Tag Archives: Passover

This year Passover incorporates past, present and future like never before


As I write this, Passover has  already begun for my friends and family in Europe and Israel.  For those of us in the Americas, as we prepare to start the holiday and for the majority who will have a Seder like never before, I want to offer the following message of hope and encouragement.

In my years of celebrating the holiday, even when I was most focused, I admittedly would remember the past, acknowledge the present, and talk about the future.  But this  year the biggest difference for me is that we look at everything through a different lens.

As we look to the past, we will recount the story of the Jewish people being slaves in Egypt and the suffering of the Jewish people throughout the ages, most notably for so many of us, the suffering of the Holocaust.  As human nature is prone to cause us to do, this year we find more parallels between our lives and the past suffering as ever before. That doesn’t automatically mean we are correct in drawing that parallel, but to many the death and illness, coupled with the fact that we need to stay home to avoid a plague of sorts, is enough for many to see it in that light.

Our present, which is indeed connected to the past perspective, is given more focused attention than it usually is on any given Passover.  Usually Passover is a break or pause from how we conduct our every day lives, be it through changing the dietary laws, altering our work schedule, or spending time with more friends and family.  This year however, it is merely a break of a few hours over the course of a matter of a few days, as so many will be conducting their lives when the holiday is over in a very similar way to how they will conduct it over Passover. At home and, at least for the time being, adjusting to a very different normal.

However, it is my belief that the biggest difference comes in how we see the future.  Not just in practical terms but for those of us who are so inclined, in religious or spiritual terms.  For the majority of us, talking about how this year we are slaves and next year will be free, was an important yet disconnected part of our Seder in past years.  Maybe our lives haven’t always been everything we wanted,  having never truly questioned our freedom, but we have never been more appreciative of that freedom as we are today.  We look at our restrictions today and wonder if they will increase or diminish.  We question if the future holds more significant amounts of pain and suffering than we’ve already experienced.  And we question whether or not the world will become a place for all of humanity to exist in peace, freedom and love.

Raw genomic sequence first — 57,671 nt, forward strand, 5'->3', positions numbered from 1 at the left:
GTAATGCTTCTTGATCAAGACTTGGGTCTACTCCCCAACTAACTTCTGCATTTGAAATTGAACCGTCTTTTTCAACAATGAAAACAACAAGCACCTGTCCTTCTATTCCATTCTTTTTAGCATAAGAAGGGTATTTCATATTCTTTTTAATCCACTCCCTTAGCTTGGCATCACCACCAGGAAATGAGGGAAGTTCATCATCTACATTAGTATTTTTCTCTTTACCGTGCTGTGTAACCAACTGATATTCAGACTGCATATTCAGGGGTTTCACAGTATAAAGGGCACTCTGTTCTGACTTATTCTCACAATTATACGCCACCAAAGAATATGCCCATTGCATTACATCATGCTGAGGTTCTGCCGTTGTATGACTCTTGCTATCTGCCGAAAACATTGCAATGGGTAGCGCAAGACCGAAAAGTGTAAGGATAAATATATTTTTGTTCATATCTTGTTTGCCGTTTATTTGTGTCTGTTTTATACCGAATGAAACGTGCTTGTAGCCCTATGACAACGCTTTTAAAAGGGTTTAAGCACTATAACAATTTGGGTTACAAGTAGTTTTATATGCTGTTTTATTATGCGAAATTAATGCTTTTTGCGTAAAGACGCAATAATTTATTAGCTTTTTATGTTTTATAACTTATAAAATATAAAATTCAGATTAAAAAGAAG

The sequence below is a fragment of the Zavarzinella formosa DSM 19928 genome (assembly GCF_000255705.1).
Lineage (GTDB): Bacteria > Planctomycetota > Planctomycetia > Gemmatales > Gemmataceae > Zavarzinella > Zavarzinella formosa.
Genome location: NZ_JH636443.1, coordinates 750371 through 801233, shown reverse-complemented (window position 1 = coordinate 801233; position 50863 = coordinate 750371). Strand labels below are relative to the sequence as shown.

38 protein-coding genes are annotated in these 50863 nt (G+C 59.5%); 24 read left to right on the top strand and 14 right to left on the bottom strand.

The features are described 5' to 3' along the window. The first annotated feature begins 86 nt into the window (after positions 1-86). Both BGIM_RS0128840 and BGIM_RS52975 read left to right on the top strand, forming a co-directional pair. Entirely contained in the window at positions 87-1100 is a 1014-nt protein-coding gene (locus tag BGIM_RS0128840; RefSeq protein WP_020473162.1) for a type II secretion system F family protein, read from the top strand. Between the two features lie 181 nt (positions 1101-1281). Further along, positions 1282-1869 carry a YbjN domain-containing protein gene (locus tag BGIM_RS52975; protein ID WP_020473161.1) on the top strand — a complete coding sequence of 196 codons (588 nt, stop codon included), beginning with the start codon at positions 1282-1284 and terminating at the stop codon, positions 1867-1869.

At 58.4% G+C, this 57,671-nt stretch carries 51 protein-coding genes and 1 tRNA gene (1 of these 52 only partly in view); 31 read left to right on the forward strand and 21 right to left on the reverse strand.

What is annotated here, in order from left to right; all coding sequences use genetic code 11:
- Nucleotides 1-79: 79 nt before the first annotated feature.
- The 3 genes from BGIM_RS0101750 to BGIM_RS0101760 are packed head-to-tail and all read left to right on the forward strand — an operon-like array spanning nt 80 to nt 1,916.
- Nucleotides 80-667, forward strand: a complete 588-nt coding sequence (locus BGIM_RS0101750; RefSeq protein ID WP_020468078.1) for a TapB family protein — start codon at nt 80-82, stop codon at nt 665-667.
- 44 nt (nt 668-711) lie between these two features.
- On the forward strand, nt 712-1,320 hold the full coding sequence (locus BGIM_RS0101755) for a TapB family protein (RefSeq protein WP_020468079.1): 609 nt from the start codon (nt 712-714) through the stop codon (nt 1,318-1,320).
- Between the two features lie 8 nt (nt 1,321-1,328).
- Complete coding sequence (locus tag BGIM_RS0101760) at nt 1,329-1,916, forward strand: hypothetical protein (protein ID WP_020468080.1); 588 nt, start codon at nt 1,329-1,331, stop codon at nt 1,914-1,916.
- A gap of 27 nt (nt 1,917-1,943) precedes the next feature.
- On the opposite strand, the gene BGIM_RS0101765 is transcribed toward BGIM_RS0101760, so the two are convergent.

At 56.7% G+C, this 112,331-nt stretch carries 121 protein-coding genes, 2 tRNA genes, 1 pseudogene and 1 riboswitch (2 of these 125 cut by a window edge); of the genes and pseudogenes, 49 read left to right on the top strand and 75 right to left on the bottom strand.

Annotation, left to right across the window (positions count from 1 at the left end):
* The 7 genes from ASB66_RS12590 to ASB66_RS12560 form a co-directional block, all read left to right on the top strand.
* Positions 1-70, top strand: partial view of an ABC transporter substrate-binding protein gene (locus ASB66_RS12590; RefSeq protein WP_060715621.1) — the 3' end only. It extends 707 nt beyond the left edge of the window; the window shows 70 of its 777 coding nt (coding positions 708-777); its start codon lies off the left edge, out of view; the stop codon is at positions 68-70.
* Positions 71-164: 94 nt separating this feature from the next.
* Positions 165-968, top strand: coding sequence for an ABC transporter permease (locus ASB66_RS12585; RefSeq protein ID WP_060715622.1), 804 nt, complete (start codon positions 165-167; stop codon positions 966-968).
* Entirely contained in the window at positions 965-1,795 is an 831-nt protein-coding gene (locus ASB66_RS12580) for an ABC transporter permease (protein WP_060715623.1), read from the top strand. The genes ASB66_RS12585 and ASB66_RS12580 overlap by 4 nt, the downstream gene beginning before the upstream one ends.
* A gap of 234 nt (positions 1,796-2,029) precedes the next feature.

The answer is a simple yet complex one.  We just do not know what the future holds. But to paraphrase my father of blessed memory, we are better off not knowing the future, because inevitably we learn things we rather not know. Here is what we do know.  If we have the physical or mental capacity to do so, we can make our world better not just for ourselves but for those around us.  Acts of kindness, patience and understanding are more than just catch phrases.  They help to form that future we so dearly will look to at our Seders.  But as long as we can do something to make a difference, even in one person’s life, then we always can be hopeful for a better future.

Wishing you all a Happy and Healthy Passover.

A Positive Perspective on a Seder Alone






God’s Disproportionate Response to Egypt


Despite the fact that many consider the Old Testament to be a man-made fabrication, billions of people worldwide do indeed believe it to be an authentic accounting of what took place thousands of years ago.  With so much of the world’s violence revolving around religious belief and doctrine, the lessons learned from the Bible are indeed relevant today, if for no other reason than the fact that people believe it to be true.  As the Jewish holiday of Passover approaches, the story of the enslavement of the Jewish people in Egypt is front and center.  In a time when Israel’s response to violence is once again being challenged by those who either wish her destruction, feel passivity will lead to peace, or look to appease the enemy, the story of Passover has become even more relevant.  When the statement is made that Israel’s retaliation to violence is a Disproportionate Response, the question one has to ask, especially this time of year is, was God’s reaction to Egypt subsequently a Disproportionate Response as well?

To get a better idea of whether or not this is the case one needs to know a little bit about the history as it is appears in the Bible.  The story starts with the Jewish people being seen as a threat to Egypt by the country’s new  King or “Pharoah”. His concern was that the Jews were multiplying too quickly and becoming too strong, therefore posing a threat to Egyptian society.  Despite the fact that they had done nothing to warrant these suspicions, the Jews were felt to be such a growing danger that they were enslaved, forced to do hard labor, and made to build ostentatious and glorious cities for Egypt’s Pharoah. When their number continued to increase, the Pharoah decreed that all newborn Jewish males should be thrown into the Nile River.  Moses, a child that would survive this systematic murder of Jewish male children, would ultimately be the man who would lead the Jews out of slavery. However, not before the Egyptians would go through tremendous suffering of their own.